An editorial about the WSPD has been published in the last days on The Lancet Global Health, including further reading suggestions and WPSD-related link and info.

This editorial, titled
“Suicide prevention: keeping the momentum“
is our new reading suggestion.

It can be downloaded from the Lancet website (click here to go to the page).

Looking forward to sharing with you
the next scientific news and reading suggestions!

To know more, contact EPA- SSSP e-mail address:

Scientific News and Reading Suggestions #1

Media coverage of suicide is now well known to have a significant influence on the suicide epidemiology. This influence is supposed to result from two opposite effects, the Werther and the Papageno effect. The former refers to the robust increase of suicide rates following the publication of a suicide story. This implies a suggestion process, i.e. imitation of the depicted death by vulnerable persons. The latter refers to the preventive potential of medias, which has been more recently discovered and is far less known; Papageno effect predicts that media can help prevent suicidal behaviors beyond a simple reduction of the Werther effect (Read More about Papageno HERE).

Here is our first reading suggestion, an editorial published on
August 22nd on the British Medical Journal, titled
Suicide on TV: minimising the risk to vulnerable viewers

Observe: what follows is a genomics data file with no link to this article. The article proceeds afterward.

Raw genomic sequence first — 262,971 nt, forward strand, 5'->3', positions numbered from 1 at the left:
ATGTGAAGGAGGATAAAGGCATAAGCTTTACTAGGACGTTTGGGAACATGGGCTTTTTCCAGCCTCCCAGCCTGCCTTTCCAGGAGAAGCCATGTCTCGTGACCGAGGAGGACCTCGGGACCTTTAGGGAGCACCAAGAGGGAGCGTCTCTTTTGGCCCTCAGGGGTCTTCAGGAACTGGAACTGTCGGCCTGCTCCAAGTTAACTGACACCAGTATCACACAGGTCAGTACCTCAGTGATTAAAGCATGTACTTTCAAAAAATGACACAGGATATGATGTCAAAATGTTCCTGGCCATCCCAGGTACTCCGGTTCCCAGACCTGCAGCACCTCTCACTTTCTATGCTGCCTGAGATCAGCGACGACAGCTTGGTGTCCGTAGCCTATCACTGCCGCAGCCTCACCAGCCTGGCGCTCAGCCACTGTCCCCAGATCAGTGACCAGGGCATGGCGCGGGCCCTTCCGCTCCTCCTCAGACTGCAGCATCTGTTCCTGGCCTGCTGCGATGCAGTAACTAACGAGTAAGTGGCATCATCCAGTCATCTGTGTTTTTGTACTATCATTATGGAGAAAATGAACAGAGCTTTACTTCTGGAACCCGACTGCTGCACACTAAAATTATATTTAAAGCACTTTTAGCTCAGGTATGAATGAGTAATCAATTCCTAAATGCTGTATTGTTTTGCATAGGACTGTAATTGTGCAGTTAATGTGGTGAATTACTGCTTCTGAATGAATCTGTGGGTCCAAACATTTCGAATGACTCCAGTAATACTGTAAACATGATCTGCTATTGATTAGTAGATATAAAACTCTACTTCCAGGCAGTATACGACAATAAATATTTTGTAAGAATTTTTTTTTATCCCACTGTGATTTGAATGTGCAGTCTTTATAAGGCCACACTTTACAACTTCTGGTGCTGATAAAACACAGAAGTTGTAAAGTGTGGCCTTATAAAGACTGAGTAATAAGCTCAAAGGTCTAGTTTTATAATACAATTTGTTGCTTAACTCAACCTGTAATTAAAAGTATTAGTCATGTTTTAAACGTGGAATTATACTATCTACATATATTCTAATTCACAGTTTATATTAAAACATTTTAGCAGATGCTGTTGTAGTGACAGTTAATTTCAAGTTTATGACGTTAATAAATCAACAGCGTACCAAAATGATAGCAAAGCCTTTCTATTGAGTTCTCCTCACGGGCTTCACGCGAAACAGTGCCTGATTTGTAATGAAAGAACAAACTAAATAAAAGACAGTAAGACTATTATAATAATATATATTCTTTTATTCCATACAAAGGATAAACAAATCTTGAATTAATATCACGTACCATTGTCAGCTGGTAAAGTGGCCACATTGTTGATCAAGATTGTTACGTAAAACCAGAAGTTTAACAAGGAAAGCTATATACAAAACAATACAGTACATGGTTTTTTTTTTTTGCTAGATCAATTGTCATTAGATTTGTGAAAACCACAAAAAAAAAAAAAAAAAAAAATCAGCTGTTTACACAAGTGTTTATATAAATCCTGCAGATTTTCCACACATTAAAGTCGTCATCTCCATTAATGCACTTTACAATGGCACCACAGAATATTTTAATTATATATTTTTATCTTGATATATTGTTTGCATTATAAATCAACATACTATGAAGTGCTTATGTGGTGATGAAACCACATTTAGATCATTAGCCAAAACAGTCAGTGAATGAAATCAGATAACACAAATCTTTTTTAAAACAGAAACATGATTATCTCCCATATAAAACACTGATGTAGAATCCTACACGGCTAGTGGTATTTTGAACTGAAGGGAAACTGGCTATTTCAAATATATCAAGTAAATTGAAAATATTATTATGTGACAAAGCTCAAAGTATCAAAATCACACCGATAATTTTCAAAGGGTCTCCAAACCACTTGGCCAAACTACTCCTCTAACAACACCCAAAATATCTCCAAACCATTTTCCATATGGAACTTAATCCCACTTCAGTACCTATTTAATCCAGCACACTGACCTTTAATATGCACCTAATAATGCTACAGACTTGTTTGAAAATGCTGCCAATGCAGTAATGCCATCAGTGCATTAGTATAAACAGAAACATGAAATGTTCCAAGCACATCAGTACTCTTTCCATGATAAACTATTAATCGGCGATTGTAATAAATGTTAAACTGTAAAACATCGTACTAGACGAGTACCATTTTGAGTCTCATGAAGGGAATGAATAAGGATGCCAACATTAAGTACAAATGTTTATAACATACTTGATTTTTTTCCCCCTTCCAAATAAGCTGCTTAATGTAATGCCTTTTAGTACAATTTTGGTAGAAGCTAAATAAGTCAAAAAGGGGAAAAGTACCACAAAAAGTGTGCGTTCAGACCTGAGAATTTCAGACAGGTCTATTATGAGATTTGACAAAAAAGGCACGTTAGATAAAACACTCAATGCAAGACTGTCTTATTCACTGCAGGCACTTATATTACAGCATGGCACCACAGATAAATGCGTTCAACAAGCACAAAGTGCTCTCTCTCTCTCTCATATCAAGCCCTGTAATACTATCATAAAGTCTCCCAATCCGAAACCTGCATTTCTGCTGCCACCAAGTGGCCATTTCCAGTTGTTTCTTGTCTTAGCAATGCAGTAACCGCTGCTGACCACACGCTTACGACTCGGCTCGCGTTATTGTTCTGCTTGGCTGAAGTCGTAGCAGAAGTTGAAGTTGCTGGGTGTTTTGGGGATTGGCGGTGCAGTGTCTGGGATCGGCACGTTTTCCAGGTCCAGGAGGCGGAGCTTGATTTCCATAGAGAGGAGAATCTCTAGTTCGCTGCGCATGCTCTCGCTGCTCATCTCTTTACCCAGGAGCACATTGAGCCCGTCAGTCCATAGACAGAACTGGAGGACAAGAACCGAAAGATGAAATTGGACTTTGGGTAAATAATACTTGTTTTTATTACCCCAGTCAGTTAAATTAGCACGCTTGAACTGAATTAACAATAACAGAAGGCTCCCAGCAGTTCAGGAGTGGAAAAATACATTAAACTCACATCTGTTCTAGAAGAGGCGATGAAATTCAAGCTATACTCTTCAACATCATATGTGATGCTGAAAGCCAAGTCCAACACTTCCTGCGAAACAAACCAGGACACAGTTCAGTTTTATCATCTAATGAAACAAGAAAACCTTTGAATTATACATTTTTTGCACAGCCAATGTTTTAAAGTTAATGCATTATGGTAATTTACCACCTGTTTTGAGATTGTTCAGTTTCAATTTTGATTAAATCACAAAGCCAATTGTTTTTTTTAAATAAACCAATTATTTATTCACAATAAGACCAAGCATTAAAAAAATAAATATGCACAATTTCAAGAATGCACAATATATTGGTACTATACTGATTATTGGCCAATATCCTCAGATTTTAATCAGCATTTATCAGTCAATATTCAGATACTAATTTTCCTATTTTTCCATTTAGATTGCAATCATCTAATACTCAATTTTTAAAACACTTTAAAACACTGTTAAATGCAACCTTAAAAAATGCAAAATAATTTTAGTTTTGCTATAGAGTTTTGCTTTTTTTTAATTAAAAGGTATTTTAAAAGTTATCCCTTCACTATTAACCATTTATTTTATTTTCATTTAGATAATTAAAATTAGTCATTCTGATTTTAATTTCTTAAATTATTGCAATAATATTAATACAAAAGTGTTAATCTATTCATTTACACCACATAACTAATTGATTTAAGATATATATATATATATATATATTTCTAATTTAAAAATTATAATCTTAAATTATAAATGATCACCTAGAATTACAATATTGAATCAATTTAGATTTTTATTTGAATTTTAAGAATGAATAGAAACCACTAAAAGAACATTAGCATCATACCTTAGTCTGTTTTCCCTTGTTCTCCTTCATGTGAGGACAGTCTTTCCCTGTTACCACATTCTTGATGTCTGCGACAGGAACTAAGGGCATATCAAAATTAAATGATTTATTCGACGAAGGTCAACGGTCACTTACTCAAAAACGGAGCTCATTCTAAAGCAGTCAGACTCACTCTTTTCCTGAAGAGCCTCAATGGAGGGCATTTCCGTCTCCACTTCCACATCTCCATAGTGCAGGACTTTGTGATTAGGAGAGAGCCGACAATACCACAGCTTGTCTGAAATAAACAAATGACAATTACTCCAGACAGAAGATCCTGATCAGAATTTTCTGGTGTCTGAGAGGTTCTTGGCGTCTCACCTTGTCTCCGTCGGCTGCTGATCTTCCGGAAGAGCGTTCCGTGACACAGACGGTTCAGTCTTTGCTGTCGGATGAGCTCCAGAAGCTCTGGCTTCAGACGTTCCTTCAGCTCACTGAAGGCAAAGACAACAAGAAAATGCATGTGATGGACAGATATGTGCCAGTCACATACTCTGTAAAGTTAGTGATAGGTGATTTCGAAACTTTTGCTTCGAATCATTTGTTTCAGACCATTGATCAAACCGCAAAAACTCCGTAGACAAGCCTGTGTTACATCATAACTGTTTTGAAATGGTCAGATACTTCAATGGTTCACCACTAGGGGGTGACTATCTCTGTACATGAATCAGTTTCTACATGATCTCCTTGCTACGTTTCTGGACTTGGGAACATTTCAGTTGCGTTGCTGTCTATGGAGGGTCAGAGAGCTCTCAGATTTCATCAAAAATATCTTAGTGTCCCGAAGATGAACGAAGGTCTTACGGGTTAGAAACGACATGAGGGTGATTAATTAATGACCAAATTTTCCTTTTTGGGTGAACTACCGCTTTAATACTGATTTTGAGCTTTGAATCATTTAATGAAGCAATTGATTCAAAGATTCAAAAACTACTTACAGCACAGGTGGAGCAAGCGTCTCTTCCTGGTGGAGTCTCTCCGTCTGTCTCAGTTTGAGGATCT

It deals with several current news, starting from the recent Netflix serie “13 Reasons why” and the news of the suicide of the Linkin Park’s singer Chester Bennington, their impact on suicidal behaviors and Werther effect. Then, it mentions some of the themes we have recently presented in the website, including the Papageno effect, and the Blue Whale phenomenon.

The complete reference is:
Arendt F, Scherr S, Till B, Prinzellner Y, Hines K, Niederkrotenthaler T. Suicide on TV: minimising the risk to vulnerable viewers. BMJ. 2017 Aug 22;358:j3876. doi: 10.1136/bmj.j3876.

The Editorial can be downloaded from the BMJ website (

Looking forward to sharing with you
the next scientific news and reading suggestions!

To know more, contact EPA- SSSP e-mail address:

Chris Cornell, Chester Bennington and Survivors of Suicide Loss

Chris Cornell was an American musician, singer, and songwriter, ex frontman of the Audioslave and Soundgarden; Wikipedia says that he is considered one of the chief architects of the 1990s grunge movement. He was found dead in his Detroit hotel room on May 18, 2017 after performing at a concert the night before; the cause of death was determined to be suicide by hanging and “drugs did not contribute” to the cause of death: only prescription medications were found in Cornell’s system.
Cornell publicly talked about his struggle with depression, isolation and suicidal thoughts several times throughout his life

Members of his family and numerous fans of the artist were impressed by her premature death;

Associated Press writes that the representative of the artist Brian Bumbery said that his death was “sudden and unexpected”. Cornell’s wife said, “When we spoke after the show, I noticed he was slurring his words; he was different. When he told me he may have taken an extra Ativan or two, I contacted security and asked that they check on him.”  
Touching is the letter written by his wife: “I’m sorry, my sweet love, that I did not see what happened to you that night,” she wrote. “I’m sorry you were alone, and I know that was not you, my sweet Christopher. Your children know that too, so you can rest in peace.”